Getting on the Baz Bus at 8am on that rainy Monday morning was a bit nerve-racking but there was definitely nothing to worry about. I’d definitely recommend the experience :lol: . Its so simple but it seems to work. When we were all loaded on we got a bit of a welcome speech from Sam (bit of a legend), who explained how it all worked and ended up going on for a bit about how we should take it easy and enjoy the Garden Route but he also said something which was cheesy but stuck in my mind, that :arrow: “We don’t travel to escape life but to make sure that life doesn’t escape us”.
Anyway I’m not going to go into detail about every place I stayed as I’ll be here forever and everyone’s route is different. A lot of people were also restricted by time so were kind of rushing through a lot of the places which is a shame so if you’re planning to do this trip give yourself plenty of time.
I wasn’t so much restricted by time but I did want to get to Durban as quick as I could to see my friend, Becca, who I’m staying with now.
First stop was Oudtshoorn . I missed out a few places along the way like Stellenbosch (wine tasting at the vineyards) and Hermanus (popular for shark cage diving) just because they were a little too close to Cape Town.
Oudtshoorn was brilliant. You get dropped off at George (considered by some as the most boring place along the route) and take a shuttle (40R) to your hostel of choice but I would strongly recommend staying at Paradise Backpackers (see Accommodation Info post), which was possibly THE nicest backpackers I’ve stayed at (so far) :lol: . Regretfully I only stayed there 1 night but I went to an Ostrich Farm, as planned, and got to ride an Ostrich which was hilarious (I think the tour guide found my SCREAMING quite amusing :oops: ) and very informative as well.
Next Stop Knysna (stayed at Peregrin), which unfortunately was a bit of a waste as the bad weather caught up with us and we couldn’t do anything, although one of the girls did the shooting- BIG guns and said it was brilliant (but pricey). Nevertheless we all went out for dinner (there was 8 of us as we persuaded half the Baz Bus to get off together!) and had some drinks at the local bar.
Stormsriver is a tiny little village in the middle of nowhere with 1 shop, a few B&Bs and a restaurant/pub. The Adventure Centre takes up half the village and can organise the blackwater tubing but I wasn’t really up to being soaked in freezing river water. The main reason why people stop here is to do the world’s highest (commercial) bungy jump (216m!) :!: I must have changed my mind about 10 times (8 of them just crossing the bridge!) but luckily after you pay they rush you through it so quickly that before you know it you’re standing at the edge and people around you are screaming 1,2,3,4 Bungeeee!! Its like you’ve got no choice! Thankfully I was with some people so I didn’t have to go first (Thanks Chris - and Jo) but afterwards I was really glad I did it- its definitely an unforgettable experience and if you’ve never done one before you might as well start with the highest!! :D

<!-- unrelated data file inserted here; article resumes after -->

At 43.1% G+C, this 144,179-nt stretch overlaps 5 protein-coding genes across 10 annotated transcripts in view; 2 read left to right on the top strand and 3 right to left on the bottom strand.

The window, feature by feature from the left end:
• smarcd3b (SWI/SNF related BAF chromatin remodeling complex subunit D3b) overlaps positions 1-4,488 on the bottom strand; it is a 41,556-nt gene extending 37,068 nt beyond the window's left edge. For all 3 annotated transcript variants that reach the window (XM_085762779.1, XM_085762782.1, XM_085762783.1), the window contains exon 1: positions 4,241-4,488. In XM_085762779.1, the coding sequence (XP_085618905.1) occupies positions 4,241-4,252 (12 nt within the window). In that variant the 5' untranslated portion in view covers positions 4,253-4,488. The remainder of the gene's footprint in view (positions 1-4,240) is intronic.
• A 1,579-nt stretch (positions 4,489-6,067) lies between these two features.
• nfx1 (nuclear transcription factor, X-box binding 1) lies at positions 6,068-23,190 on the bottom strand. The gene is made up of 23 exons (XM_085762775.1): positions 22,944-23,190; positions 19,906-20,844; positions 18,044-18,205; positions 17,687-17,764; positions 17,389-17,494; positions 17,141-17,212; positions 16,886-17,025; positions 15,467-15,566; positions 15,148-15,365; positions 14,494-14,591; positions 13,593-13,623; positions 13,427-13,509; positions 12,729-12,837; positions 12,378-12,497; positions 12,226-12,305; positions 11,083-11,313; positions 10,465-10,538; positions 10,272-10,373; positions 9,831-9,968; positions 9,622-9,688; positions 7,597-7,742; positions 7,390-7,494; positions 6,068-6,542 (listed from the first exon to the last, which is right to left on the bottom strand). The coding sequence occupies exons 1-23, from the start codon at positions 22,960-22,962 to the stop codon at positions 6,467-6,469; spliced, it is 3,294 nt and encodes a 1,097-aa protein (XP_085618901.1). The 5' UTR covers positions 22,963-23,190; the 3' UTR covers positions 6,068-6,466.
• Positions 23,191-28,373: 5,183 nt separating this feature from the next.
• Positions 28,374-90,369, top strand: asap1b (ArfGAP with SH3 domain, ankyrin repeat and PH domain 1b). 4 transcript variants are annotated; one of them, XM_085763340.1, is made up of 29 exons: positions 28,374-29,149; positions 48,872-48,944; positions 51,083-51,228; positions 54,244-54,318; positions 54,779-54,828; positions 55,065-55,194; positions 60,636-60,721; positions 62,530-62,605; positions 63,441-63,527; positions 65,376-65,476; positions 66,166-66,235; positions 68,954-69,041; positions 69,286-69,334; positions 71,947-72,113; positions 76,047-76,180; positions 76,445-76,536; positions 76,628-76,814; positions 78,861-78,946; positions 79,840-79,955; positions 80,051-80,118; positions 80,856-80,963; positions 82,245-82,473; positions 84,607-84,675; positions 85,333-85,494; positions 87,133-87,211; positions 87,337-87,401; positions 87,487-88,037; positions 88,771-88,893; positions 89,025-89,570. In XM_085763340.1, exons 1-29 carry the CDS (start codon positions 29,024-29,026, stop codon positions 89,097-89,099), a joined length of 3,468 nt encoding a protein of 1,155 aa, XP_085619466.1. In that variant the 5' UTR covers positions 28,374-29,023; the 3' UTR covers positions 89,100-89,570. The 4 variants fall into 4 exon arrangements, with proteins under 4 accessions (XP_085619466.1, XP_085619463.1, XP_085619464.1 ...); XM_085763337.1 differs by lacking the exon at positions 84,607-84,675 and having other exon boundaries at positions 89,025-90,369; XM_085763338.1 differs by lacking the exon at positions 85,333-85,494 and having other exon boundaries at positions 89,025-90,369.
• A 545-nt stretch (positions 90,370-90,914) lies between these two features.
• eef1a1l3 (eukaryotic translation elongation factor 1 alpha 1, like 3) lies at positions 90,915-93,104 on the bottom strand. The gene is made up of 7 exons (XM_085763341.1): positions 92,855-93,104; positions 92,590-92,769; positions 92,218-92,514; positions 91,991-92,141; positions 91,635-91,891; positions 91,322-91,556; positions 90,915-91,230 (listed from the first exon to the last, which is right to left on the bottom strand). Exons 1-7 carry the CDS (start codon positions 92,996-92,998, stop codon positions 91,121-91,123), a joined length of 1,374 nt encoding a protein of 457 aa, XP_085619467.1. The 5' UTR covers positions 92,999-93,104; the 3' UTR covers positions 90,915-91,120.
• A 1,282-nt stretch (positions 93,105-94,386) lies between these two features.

Jeffrey’s Bay is probably THE most surf-orientated town in the world. You almost felt out of place by not continually carrying a surf board or having bleach blonde hair, especially with the July Billabong Competition coming up. There’s not an awful lot else to do but the beaches are great and the hostel (I stayed at Jeffrey‘s Bay Backpackers but there‘s about 10 in total) can organise everything inc. lessons for you. I also spent half a day just walking along the beach, collecting shells (which I don‘t think is allowed…) and soaking up the sun 8) .
Port Elizabeth (Lungile Backpackers) is a compulsory stop but as you arrive so late (after 9pm) you have to stay at least 2 nights to see the place. Didn’t really do much, went to the aquarium, which was a bit disappointing but the dolphin show was good, and went out in the evenings, which was fun. Spent 2 hours looking for an internet cafe, where the internet worked!
Next stop was Cinsta (Buccaneers), which was beautiful. The Backpackers was great with a view of the beach from the balcony. I finally got to go horse riding on the beach (and through a mountain trail), which was fantastic and definitely worth the money.
This is where my plans went a bit wrong…. I wanted to stay at Port St Johns or Coffee Bay, along the Wild Coast but you had to take an extra 2 hour shuttle to get there and if I was staying there for only 1 night it wouldn’t have been worth it but I needed a break from the Baz Bus (being stuck on there for over 6 hours does start to make you go a bit nuts!) so instead I got off at Port Shepstone, about 2 hours away from Durban! Seemed hardly worth it but the place I stayed (The Spot) was great and the beach was at the bottom of the garden so I enjoyed some serious sunbathing time.
When I finally arrived in Durban, pretty much straight away I got picked up by my friend, Becca, and her family and have been staying with them since. I have to admit, after only a few weeks of backpacking it was heaven to have a hot bath and sleep in your own room (never mind finally having clean clothes!).
The Garden Route is beautiful and there’s so much to do.
:idea: If there’s any advice I can give is don’t plan this route and don’t restrict yourself - time wise. There’s people I met along the way who stayed in one placed for weeks because they liked it so much, whilst other people got bored after 1 night. It all depends. One thing we all had in common is that we all would’ve loved to spent more time in some places or come back in the summer, during peak season, when everywhere is bustling with people.
just tagging this post :D I go in 8 weeks and thought these tips were really helpful :D